Report: Transportation funding shortfall $8.4b
Highway system finances worse off than MBTA
A REPORT DEVELOPED by the business group A Better City estimates Massachusetts is facing an $8.4 billion shortfall over the next 10 years in bringing state transportation assets into a state of good repair.
The state highway system needs $6.5 billion more than its budgeted revenue over the next 10 years to maintain roads, bridges, and tunnels, according to the report. The MBTA is set for the next five years, but after that it will face a $1.9 billion shortfall, brought on largely by diminishing federal funding and less state borrowing capacity, the report says.
The funding shortfall is just for maintenance of existing infrastructure and doesn’t include money needed to modernize, expand, or decarbonize the state’s transportation infrastructure. Not included in the funding forecast are proposals to expand the commuter rail system into a subway-like regional rail system, to build South Coast Rail, to connect the Red and Blue Lines, to expand South Station, or to construct the Allston interchange.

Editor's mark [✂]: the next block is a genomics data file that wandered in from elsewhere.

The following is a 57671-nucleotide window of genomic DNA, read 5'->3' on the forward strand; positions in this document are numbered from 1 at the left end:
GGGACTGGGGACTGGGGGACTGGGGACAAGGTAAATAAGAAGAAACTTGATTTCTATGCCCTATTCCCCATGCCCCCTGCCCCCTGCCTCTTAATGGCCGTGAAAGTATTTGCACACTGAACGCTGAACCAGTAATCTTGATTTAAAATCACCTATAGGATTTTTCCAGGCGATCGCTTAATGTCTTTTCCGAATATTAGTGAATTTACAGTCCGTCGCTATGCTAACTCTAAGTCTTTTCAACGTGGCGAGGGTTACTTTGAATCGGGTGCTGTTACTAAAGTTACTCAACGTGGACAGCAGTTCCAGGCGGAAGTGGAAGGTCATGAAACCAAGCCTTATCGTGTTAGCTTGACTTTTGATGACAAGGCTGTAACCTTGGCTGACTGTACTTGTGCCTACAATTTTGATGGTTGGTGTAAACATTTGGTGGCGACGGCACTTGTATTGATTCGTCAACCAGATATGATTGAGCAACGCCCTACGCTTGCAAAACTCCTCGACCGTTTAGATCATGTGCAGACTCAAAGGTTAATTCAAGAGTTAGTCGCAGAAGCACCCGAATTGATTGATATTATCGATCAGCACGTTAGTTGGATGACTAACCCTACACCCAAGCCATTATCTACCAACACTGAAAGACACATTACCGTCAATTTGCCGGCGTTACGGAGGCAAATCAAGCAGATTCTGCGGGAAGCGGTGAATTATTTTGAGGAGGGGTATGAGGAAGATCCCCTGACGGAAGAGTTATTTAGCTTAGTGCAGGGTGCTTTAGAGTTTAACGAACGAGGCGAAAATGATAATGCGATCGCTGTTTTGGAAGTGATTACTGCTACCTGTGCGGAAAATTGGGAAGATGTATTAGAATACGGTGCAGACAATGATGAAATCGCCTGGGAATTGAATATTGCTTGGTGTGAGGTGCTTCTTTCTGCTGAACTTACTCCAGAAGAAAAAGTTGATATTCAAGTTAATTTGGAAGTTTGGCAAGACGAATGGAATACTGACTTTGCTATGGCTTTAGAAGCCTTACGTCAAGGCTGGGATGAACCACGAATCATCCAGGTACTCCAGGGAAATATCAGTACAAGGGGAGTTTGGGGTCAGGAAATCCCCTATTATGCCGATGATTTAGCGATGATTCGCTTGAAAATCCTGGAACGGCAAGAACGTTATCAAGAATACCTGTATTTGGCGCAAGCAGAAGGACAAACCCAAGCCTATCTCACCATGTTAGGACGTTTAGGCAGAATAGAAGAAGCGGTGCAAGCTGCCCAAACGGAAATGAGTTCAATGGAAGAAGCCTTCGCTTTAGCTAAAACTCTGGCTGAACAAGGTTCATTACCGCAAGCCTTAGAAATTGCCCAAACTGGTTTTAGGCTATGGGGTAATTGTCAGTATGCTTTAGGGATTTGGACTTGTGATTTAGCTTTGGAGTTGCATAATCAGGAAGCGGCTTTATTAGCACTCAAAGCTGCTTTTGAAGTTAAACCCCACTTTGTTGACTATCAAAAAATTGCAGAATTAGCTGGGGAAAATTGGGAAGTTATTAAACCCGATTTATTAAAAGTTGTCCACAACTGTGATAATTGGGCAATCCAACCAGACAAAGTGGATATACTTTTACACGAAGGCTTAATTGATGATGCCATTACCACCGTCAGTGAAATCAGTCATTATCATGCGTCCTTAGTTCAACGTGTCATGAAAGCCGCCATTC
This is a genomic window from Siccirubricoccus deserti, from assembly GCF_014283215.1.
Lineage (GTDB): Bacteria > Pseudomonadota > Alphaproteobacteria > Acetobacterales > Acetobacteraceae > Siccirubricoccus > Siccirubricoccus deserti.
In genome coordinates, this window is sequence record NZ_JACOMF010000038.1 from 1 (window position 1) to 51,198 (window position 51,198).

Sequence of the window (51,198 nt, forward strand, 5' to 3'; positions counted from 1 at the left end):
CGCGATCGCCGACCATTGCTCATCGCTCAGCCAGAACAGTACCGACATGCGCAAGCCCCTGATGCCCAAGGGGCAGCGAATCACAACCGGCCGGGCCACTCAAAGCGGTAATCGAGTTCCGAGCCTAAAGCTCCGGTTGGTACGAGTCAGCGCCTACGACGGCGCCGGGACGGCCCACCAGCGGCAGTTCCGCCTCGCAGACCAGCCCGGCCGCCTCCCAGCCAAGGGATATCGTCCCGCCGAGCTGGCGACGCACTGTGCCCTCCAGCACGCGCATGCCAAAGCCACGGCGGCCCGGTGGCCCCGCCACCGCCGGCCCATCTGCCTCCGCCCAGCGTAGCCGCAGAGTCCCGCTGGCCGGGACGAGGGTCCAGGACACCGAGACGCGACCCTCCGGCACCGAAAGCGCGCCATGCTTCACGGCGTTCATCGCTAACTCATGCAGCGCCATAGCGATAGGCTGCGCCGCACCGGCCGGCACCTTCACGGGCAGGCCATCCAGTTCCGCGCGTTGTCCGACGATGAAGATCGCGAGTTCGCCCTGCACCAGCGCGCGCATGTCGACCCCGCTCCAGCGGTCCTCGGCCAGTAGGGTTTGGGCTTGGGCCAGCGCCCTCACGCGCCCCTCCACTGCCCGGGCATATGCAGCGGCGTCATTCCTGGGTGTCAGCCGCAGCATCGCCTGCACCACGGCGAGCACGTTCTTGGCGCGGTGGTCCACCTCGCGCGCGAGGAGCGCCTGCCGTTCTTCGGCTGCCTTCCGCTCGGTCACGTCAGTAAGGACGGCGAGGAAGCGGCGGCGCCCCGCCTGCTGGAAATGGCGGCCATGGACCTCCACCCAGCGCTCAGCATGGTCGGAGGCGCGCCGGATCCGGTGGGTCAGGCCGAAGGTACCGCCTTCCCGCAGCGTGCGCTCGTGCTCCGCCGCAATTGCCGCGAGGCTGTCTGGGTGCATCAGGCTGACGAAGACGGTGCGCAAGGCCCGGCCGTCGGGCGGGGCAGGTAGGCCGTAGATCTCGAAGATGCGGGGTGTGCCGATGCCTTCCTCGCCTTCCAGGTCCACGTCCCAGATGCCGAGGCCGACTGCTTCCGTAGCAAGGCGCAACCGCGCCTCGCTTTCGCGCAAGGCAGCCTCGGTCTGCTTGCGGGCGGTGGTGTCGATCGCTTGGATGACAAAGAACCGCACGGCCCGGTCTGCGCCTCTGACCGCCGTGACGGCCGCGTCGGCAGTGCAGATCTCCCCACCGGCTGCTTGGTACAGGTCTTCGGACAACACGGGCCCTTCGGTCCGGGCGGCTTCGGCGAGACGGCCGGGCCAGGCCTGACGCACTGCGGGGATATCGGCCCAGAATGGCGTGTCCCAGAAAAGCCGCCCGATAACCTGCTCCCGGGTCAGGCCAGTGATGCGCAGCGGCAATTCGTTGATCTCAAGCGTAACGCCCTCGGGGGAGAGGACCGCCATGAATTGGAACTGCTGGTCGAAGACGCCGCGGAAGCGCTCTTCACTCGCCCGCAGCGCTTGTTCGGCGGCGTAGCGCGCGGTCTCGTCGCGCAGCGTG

The report by A Better City and the UMass Donahue Institute offers a wide variety of options to help close the spending gap. They include raising the gas tax or applying the state sales tax to gasoline purchases; putting a price on the carbon contained in vehicle fuels; implementing congestion pricing at peak travel periods; adding border or in-state tolls or increasing existing tolls; hiking the fees on ride-hailing apps to match T fares; and launching a vehicle miles traveled fee.
A good example of how tight transportation funds are is the $1 billion South Coast Rail project. Baker committed to extending the commuter rail system to New Bedford and Fall River when he ran for office in 2014 and has already committed several hundred million dollars to initial work. But his administration has spent more than seven months trying to figure out how to pay for the rest of the project. Officials say they will come up with the money, but the lengthy deliberations suggest the process hasn’t been easy.